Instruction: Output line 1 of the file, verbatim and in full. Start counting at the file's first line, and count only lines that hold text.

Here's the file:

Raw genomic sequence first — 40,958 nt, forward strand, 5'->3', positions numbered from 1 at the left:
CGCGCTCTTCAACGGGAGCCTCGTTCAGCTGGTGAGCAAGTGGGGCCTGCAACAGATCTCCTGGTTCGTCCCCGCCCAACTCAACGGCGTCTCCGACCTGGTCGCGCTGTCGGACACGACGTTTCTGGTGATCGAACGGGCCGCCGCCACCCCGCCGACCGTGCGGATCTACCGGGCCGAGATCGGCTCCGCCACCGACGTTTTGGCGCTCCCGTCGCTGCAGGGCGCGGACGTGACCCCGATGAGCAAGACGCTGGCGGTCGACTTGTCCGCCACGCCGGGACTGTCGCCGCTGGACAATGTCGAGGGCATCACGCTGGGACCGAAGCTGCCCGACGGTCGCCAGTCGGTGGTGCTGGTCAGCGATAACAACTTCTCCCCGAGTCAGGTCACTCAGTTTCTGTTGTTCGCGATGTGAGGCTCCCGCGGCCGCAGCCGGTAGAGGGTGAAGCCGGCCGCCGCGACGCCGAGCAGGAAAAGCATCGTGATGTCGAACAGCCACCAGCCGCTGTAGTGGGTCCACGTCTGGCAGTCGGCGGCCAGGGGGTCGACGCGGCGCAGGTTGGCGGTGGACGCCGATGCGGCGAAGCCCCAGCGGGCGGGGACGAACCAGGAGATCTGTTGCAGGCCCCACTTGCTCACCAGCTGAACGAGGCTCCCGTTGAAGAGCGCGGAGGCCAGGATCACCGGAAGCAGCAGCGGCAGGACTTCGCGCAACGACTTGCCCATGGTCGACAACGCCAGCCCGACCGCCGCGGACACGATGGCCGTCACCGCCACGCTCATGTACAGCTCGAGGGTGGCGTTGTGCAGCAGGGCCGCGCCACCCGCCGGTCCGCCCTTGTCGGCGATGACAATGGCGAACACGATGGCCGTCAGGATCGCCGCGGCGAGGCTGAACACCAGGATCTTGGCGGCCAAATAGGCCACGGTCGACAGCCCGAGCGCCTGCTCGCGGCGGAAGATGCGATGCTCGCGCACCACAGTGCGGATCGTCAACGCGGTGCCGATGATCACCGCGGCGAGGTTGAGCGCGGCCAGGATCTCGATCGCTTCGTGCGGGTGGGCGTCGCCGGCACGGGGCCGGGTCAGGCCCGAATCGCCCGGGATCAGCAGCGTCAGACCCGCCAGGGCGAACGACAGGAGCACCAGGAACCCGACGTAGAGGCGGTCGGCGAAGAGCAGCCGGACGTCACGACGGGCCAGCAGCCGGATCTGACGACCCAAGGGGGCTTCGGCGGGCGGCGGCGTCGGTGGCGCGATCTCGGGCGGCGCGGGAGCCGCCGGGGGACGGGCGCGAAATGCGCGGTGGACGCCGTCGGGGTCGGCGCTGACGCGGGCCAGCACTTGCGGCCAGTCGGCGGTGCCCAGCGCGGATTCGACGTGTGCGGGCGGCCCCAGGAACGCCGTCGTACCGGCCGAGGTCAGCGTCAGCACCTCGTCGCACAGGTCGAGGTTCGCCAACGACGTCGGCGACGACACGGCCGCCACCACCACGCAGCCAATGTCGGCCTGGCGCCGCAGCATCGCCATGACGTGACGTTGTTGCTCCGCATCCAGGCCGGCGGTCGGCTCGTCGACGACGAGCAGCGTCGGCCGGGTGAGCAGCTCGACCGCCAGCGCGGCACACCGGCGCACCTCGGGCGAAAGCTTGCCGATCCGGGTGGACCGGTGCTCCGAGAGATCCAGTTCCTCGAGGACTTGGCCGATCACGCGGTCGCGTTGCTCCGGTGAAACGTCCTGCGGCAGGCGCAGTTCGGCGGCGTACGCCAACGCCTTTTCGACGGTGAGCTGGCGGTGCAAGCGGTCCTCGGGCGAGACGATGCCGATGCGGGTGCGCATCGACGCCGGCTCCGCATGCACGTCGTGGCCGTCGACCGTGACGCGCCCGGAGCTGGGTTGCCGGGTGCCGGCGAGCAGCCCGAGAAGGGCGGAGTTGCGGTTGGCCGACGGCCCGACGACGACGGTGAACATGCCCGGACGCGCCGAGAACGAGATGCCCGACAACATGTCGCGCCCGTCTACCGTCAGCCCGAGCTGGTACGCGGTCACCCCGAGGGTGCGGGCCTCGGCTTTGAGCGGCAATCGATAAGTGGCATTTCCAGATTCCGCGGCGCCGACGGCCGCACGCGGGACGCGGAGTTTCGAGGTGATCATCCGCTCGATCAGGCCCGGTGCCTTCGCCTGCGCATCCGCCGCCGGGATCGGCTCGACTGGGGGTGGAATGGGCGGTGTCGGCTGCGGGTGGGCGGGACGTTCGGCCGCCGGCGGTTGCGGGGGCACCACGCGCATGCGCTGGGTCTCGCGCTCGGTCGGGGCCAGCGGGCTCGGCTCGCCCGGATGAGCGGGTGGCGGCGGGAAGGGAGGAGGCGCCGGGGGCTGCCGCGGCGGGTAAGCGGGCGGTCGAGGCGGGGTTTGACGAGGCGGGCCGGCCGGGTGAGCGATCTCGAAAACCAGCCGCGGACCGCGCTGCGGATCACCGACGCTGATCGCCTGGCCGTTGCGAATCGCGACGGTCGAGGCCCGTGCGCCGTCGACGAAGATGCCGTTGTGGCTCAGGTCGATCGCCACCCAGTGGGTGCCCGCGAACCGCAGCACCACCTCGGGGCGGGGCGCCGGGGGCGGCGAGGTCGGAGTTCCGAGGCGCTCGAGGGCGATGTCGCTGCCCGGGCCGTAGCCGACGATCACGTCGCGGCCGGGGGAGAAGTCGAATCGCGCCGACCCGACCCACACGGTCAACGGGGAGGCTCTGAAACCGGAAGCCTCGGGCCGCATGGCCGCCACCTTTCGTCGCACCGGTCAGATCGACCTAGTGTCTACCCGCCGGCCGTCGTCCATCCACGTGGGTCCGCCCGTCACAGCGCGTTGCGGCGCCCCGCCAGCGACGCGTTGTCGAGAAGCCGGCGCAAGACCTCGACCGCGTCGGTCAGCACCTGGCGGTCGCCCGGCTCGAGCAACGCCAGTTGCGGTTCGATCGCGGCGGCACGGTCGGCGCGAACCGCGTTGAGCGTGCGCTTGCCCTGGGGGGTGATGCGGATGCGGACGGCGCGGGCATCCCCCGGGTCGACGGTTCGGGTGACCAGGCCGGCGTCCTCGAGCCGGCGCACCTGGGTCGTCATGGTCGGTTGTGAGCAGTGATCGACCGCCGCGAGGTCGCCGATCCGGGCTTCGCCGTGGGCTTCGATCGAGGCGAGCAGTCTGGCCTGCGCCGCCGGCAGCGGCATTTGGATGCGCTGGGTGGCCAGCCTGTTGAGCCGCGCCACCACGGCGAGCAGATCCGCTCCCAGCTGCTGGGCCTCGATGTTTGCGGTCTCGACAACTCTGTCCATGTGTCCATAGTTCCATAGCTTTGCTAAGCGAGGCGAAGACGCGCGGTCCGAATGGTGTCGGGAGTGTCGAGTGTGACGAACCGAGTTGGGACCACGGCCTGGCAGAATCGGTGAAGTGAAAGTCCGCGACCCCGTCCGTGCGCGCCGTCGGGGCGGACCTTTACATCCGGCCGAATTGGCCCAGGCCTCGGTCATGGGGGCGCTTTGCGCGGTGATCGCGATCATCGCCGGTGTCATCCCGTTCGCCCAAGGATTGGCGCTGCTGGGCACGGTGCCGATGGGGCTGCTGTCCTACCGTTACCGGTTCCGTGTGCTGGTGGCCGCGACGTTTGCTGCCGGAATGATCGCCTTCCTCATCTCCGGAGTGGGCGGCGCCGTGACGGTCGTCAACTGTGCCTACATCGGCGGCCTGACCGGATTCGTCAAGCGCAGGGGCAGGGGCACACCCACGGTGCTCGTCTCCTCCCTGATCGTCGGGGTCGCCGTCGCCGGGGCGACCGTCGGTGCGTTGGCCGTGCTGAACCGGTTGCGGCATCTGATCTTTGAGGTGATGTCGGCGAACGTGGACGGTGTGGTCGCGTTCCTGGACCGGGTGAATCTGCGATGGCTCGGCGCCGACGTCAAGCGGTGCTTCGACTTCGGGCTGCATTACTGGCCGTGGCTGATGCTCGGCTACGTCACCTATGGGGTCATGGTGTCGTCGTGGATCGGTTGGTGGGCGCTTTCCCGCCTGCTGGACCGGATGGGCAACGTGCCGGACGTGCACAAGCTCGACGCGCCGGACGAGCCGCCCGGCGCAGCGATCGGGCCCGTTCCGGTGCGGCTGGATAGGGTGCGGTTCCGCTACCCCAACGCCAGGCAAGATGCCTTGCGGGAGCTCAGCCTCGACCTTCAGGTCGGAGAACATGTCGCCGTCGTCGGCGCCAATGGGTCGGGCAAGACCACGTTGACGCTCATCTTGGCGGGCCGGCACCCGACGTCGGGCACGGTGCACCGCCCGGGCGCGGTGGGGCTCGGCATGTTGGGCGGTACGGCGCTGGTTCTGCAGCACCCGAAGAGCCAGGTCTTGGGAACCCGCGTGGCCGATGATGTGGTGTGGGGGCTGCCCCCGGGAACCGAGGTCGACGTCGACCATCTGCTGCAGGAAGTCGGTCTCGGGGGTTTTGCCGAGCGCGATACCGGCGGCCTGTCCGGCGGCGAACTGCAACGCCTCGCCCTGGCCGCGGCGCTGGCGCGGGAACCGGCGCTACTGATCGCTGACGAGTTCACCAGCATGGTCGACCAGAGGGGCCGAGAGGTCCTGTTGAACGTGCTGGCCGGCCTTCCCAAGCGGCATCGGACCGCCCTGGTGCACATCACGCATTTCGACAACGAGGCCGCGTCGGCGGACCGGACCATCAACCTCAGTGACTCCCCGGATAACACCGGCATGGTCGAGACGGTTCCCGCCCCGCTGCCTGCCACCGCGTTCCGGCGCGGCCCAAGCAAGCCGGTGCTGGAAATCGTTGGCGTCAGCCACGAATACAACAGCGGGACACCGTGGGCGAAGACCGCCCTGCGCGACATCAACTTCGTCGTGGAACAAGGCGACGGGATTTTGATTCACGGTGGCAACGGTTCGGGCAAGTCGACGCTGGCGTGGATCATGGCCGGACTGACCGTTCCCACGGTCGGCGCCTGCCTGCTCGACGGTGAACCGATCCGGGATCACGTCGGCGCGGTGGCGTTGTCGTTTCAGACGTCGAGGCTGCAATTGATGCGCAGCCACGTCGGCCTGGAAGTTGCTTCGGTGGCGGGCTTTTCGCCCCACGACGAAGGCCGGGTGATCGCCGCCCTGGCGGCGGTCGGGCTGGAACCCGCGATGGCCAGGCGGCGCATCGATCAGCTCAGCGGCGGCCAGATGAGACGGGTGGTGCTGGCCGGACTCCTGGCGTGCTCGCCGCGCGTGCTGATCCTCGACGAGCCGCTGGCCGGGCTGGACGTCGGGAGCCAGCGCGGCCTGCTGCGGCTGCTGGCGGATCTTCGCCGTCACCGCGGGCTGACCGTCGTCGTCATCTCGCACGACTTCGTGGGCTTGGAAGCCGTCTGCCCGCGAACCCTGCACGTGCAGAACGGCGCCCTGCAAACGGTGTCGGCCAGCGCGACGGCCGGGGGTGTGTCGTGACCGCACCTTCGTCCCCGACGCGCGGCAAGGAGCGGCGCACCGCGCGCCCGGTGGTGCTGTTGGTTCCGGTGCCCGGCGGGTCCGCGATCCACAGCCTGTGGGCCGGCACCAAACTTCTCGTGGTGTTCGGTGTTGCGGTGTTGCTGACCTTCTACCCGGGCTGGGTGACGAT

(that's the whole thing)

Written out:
Raw genomic sequence first — 40,958 nt, forward strand, 5'->3', positions numbered from 1 at the left: